Wednesday, July 18, 2012

Malaysia Day 10

My original intention was to get the ferry from Georgetown across the water to Butterworth where we would catch the 8.00 express train to KL. Had a train left a little later, I would have continued with this plan but getting there by eight by ferry could be a struggle, so I enquired at the concierge desk about a taxi. I was only asking but he took it upon himself to arrange it. I let him go ahead. I told him we wanted to be at the station by 7.30. 'It is a one hour trip in the taxi Sir. He will be here at 6.30. The fare will be MR90.' Wow, that is a bit steep, we thought. Our six hour train trip is less that MR50 each. What to do? Take our chances on getting our own cab? No, the foreigners will pay.

We were packed, showered and downstairs a bit after six, hoping the breakfast room would at least have something out to eat, even though it didn't open until 6.30. 'Your taxi is here Sir'. So we left early and had quite a bit of time to kill at the station, especially as the trip took thirty minutes, about what I thought, rather than the hour suggested. Then, in spite of the driver knowing we were catching a train, he dropped us at a the bus terminal and told us how to get to the station. There may have been a reason we had to walk so far, lug our cases upstairs and down when there was space, private cars and a taxi at what is the temporary Butterworth Station, but I could not see one. We were really feeling quite cheated. A thirty dollar cab fare is really getting up there.  We subsequently learnt that taxi drivers are very reluctant to go from Penang to Butterworth, so perhaps the steep fare was an 'encouragement'. The quicker they enforce the meter only rule in Penang, the better.

The train, Ekspress Rakyat, did make a few stops, especially early in the trip and a few locals as well as a group of school kids used the train. Obviously not in first class though. The car journey between Penang and KL takes about three hours, slightly longer by express road coach, but the train takes six hours and that is the fastest. Trains leaving at other times take even longer. We already knew this, but I do enjoy a distance train trip. Even R has found trains to be a very pleasant way to travel.

Our engine is getting up a head of steam before beginning its journey. Kidding, our train was diesel electric. This one is destined for a museum I suppose.

Now it is not quite first class by our standard and although quite old, the train was comfortable enough. R's seat back was broken, so we moved to the seats behind. When the conductor arrived, he moved us to unbooked seats with better views from the larger windows. 

I think our train was originating at Butterworth, but often the train travels from Bangkok to Kuala Lumpur and on to Singapore. One commuter put his seat back down and quickly fell asleep. We departed ten minutes late.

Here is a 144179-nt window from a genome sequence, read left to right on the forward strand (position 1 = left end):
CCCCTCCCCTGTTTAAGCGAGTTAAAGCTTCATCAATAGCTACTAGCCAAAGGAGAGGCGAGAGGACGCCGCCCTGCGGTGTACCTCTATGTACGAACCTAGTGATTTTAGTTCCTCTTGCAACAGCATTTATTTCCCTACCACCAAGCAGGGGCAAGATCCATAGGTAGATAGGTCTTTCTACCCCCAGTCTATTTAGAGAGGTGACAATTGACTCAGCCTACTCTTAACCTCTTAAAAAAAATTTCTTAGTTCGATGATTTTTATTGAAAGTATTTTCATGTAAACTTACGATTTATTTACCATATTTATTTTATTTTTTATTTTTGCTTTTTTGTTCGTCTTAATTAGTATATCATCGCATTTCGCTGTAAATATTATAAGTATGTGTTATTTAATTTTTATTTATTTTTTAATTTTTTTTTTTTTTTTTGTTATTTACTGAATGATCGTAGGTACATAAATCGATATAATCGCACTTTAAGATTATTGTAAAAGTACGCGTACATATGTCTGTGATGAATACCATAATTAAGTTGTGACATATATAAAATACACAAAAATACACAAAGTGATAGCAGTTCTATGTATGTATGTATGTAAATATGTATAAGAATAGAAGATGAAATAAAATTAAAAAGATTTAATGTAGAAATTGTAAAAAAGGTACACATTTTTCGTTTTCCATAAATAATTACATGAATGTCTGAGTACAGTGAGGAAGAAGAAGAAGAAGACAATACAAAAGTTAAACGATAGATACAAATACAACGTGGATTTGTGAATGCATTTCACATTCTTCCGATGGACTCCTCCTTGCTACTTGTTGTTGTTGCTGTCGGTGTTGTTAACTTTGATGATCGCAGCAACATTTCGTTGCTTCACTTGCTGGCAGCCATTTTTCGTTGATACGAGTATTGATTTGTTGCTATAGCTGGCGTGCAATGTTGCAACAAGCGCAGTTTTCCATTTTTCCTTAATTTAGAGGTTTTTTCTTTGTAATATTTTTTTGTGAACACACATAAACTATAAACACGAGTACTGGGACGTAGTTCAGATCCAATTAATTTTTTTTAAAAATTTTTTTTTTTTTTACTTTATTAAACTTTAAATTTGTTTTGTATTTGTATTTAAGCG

The dining car. The food was as expected, edible but pretty ordinary, but we were pleased to get something to eat and coffee. The train was very cool inside, a little too cool at times, even for me. After lunch we were back to our seats and I started feeling hot. I was getting uncomfortable. Can't the air con cope with the heat in the middle of the day? Shortly before we arrived at KL Sentral, a wave of cool air flowed through the train. Clearly the air con had been switched off for a couple of hours.

 Look, new infrastructure, miles and miles of it.

 And electrification, miles and miles of it.

I had noticed we were climbing and the train was travelling very slowly through the jungle. I suspect the track was quite old and there was a speed restriction. At times out the window I spied some brand new track running along the floor of the valley below.

 Waiting no doubt for Aussies steel rails, made in China.


Yes, straight out onto the tracks. The toilet wasn't nearly as bad as it looks. Clearly the western bowl had been placed over the top of a squat toilet.

The entrance and exit was almost at the end of the carriage and the toilet and conductors office beyond. Here in this area people could stand and smoke. Although there was an ashtray, no one seemed to use it. Quite good fun standing at the open door at over 100 km/h. Believe me though, I did hang on.

Looking out from the back of the train. Some people are interested in railway gauges, that is the gap between the rails. One source tells me one metre and another standard gauge, 1.435 metres. I'll go for the metre gauge as the gauge looked narrow to me.

There were train graveyard sidings along the way. The trains were in extreme disrepair but I noted that they all still seemed to have their air conditioning units intact.